NEW "BANKRUPTCY IN DEPTH" VIDEO PREVIEWS UPCOMING SUPREME COURT BANKRUPTCY CASES
ABI's next "Bankruptcy In Depth" video features ABI Resident Scholar Kara Bruce talking with Eric Brunstad of Dechert LLP (Hartford, Conn.) to preview the bankruptcy cases that the Supreme Court will consider during its 2013 term. Brunstad, who has argued many cases before the Court and is an expert in bankruptcy appellate practice, discusses in depth Law v. Siegel, which questions whether the court may use its general equitable authority under §105 of the Bankruptcy Code to surcharge a debtor's exempt assets, and Executive Benefits Insurance Agency v. Arkison (In re Bellingham), which will address the bankruptcy court's authority to adjudicate Article III matters. He also provides a candid view of what it is like to argue a case before the Court and an in-depth analysis of the issues involved with the upcoming cases. Click here to watch a preview of the forthcoming ABI "Bankruptcy In Depth" video.
ABI LAUNCHES SIXTH ANNUAL WRITING COMPETITION FOR LAW STUDENTS
Law school students are invited to submit a paper between now and March 4, 2014 for ABI's Sixth Annual Bankruptcy Law Student Writing Competition. ABI will extend a complimentary one-year membership to all students who participate in this year's competition. Eligible submissions should focus on current issues regarding bankruptcy jurisdiction, bankruptcy litigation, or evidence issues in bankruptcy cases or proceedings. The first-place winner, sponsored by Invotex Group, Inc., will receive a cash prize of $2,000 and publication of his or her paper in the ABI Journal. The second-place winner, sponsored by Jenner & Block LLP, will receive a cash prize of $1,250 and publication of his or her paper in an ABI committee newsletter. The third-place winner, sponsored by Thompson & Knight LLP, will receive a cash prize of $750 plus publication of his or her paper in an ABI committee newsletter. For competition participation and submission guidelines, please visit http://papers.abi.org.
RISKY TIMES FOR SECURED LENDERS AND SERVICERS TO BE FOCUS OF FIRST ABI WORKSHOP PROGRAM- ATTEND IN PERSON OR VIA LIVE WEBSTREAM!
You will not want to miss the abiWorkshops series' inaugural program, "Risky Times for Secured Lenders and Servicers." The program is cosponsored by TMA (Chesapeake), IWIRC (D.C./Greater Maryland) and RMA (Potomac), and will be held on Nov. 6 from 9 a.m. to 3 p.m. ET in the ABI Headquarters Conference Center in Alexandria, Va. The abiWorkshops series provides attendees two great ways of participating: You can register to attend in person at the ABI Conference Center, or you can participate via a live webstream! Topics that will be covered on the Nov. 6 program include:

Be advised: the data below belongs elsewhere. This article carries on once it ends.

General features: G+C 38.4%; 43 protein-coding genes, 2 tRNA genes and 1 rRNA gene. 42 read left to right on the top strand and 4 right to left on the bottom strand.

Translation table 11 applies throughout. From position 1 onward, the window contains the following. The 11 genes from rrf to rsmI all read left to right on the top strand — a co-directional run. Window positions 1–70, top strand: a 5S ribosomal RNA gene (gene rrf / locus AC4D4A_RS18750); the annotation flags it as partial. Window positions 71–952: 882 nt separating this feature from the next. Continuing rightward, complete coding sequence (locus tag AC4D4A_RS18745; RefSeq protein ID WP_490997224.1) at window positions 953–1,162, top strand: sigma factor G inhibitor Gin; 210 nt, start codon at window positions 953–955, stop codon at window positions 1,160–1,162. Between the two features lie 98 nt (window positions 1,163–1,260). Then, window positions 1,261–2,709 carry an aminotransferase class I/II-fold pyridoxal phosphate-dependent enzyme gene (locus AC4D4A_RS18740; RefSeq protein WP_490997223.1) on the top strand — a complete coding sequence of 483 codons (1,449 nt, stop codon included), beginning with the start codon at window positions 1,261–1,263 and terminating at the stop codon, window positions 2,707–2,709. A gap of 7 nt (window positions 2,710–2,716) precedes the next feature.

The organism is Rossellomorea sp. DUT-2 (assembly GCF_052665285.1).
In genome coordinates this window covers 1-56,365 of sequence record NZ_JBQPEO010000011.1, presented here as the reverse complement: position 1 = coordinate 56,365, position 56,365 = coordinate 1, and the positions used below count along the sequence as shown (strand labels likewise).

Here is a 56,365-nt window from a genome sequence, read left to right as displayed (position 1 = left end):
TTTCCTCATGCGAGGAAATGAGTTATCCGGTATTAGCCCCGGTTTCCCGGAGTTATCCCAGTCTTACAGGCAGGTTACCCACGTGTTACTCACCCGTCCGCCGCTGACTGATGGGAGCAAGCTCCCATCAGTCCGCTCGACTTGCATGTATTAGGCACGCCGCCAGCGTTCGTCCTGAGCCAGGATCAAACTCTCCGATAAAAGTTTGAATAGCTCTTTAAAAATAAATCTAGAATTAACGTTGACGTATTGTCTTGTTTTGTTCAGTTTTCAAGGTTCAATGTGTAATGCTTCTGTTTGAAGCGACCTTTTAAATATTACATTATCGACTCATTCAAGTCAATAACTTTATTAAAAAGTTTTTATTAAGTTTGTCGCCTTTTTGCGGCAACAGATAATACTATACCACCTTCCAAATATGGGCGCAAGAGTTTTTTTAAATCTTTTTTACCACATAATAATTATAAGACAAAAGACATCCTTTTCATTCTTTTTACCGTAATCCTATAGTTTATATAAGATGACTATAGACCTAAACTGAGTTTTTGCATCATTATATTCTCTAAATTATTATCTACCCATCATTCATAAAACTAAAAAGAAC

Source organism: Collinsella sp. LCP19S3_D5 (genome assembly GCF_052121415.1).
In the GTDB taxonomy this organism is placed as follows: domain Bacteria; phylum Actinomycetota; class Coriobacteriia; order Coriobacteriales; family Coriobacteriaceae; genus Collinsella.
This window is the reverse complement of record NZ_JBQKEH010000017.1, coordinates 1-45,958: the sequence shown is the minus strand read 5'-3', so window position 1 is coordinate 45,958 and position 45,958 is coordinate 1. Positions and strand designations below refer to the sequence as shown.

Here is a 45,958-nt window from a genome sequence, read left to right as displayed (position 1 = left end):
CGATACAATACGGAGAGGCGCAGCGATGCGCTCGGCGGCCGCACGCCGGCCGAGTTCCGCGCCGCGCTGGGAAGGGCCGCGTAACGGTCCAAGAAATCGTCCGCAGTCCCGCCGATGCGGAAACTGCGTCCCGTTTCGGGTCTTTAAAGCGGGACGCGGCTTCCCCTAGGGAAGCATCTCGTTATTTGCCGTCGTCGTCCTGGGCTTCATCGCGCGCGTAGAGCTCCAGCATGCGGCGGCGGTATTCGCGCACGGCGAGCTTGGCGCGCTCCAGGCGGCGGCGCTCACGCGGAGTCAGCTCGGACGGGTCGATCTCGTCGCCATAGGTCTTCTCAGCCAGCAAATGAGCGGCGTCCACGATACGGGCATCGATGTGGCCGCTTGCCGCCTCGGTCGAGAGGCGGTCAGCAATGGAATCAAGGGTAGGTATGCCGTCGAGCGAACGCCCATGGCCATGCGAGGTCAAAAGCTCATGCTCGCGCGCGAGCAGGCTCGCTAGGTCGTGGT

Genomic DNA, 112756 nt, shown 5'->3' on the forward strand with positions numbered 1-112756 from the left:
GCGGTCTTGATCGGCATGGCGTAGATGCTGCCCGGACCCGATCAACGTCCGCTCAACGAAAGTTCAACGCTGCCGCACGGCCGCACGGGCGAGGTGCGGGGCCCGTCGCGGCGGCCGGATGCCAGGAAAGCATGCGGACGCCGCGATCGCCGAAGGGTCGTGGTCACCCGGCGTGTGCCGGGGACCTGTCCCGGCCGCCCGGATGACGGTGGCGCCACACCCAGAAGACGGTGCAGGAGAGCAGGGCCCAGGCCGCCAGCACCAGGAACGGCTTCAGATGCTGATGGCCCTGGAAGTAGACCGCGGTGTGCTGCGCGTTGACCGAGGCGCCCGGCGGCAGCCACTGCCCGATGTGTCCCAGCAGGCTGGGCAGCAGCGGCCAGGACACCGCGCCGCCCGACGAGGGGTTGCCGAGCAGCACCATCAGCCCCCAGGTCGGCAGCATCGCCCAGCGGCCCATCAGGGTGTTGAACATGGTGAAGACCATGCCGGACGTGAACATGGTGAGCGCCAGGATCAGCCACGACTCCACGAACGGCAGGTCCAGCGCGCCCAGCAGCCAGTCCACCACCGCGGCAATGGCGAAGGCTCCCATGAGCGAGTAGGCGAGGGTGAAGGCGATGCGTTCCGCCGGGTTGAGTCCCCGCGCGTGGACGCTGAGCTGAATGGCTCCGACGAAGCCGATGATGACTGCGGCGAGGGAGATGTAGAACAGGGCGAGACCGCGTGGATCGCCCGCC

- Living with the New CFPB Mortgage Servicing Rules
Business Lending: Navigating What Lies Ahead
- Business Lending: Recent Legal Developments
For more information or to register for the "Risky Times for Secured Lenders and Servicers" abiWorkshop on Nov. 6, please click here.
EXPERTS TO EXAMINE STUDENT LENDING AND BANKRUPTCY AT ABI WORKSHOP PROGRAM ON NOV. 15
Experts will tackle the hot topic of student lending issues in bankruptcy on the abiWorkshops series' new program, "You Can't Discharge Student Loans in Bankruptcy - Or Can You?" The program will be held on Nov. 15 from 9 a.m. to 3 p.m. ET in the ABI Headquarters Conference Center in Alexandria, Va. The abiWorkshops series provides attendees two great ways of participating: You can register to attend in person at the ABI Conference Center, or you can participate via a live webstream! Topics that will be covered on the Nov. 15 program include:
- Student Lending Today: Who Borrows, How Much, Delinquency & Default Trends
- Repayment Options: Income Based Repayment and New Lender/Servicer Programs
- Litigation under Sect. 523(a)(8): What Proofs Are Needed? Evidence Demonstration
For more information or to register for the "You Can't Discharge Student Loans in Bankruptcy - Or Can You?" abiWorkshop on Nov. 15, please click here.
ABI GOLF TOUR UNDERWAY; LAST STOP FOR 2013 IS WINTER LEADERSHIP CONFERENCE IN DECEMBER
The 7th and final stop for the 2013 ABI Golf Tour is on Dec. 5 at the Trump National Golf Club, held in conjunction with ABI’s Winter Leadership Conference. Final scoring to win the Great American Cup sponsored by Great American Group is based on your top three scores from the seven ABI events. See the Tour page for details and course descriptions. The ABI Golf Tour combines networking with fun competition, as golfers "play their own ball." Including your handicap means everyone has an equal chance to compete for the glory of being crowned ABI's top golfer of 2013! A 22-handicapper won the tour event at July’s Southeast Bankruptcy Workshop. There's no charge to register or participate in the Tour.
NEW CASE SUMMARY ON VOLO: PENNINGTON-THURMAN V. BANK OF AMERICA N.A. (IN RE PENNINGTON-THURMAN; 8TH CIR.)
Summarized by Michael Tamburini of the Commercial Law Group P.A.
The BAP affirmed the bankruptcy court's conclusion that the debtor's allegations against her mortgage lender were without merit and, therefore, it did not abuse its discretion in denying the debtor's motion to reopen her case to bring an adversary proceeding.
There are more than 1,000 appellate opinions summarized on Volo, and summaries typically appear within 24 hours of the ruling. Click here regularly to view the latest case summaries on ABI’s Volo website.
NEW ON ABI’S BANKRUPTCY BLOG EXCHANGE: HOW MORTGAGE MARKETS CAN PRICE RISK EFFICIENTLY
The Bankruptcy Blog Exchange is a free ABI service that tracks more than 80 bankruptcy-related blogs. A recent blog post suggested that higher capital requirements for federal mortgage lenders, more stringent qualified mortgage and qualified residential mortgage requirements for borrowers and a heightened reliance on private markets will help keep taxpayers from paying for future bailouts.
The abiWorkshops series' inaugural program, "Risky Times for Secured Lenders and Servicers," on Nov. 6 will cover potential legal issues associated with the CFPB's new qualified mortgage lending rules set to take effect in 2014. Attend in person or via live webstream.
Be sure to check the site several times each day; any time a contributing blog posts a new story, a link to the story will appear on the top. If you have a blog that deals with bankruptcy, or know of a good blog that should be part of the Bankruptcy Exchange, please contact the ABI Web team.
ABI Quick Poll
Does the bankruptcy court's Section 105 power enable it to surcharge the debtor's exempt property?
Click here to vote on this week's Quick Poll. Click here to view the results of previous Quick Polls.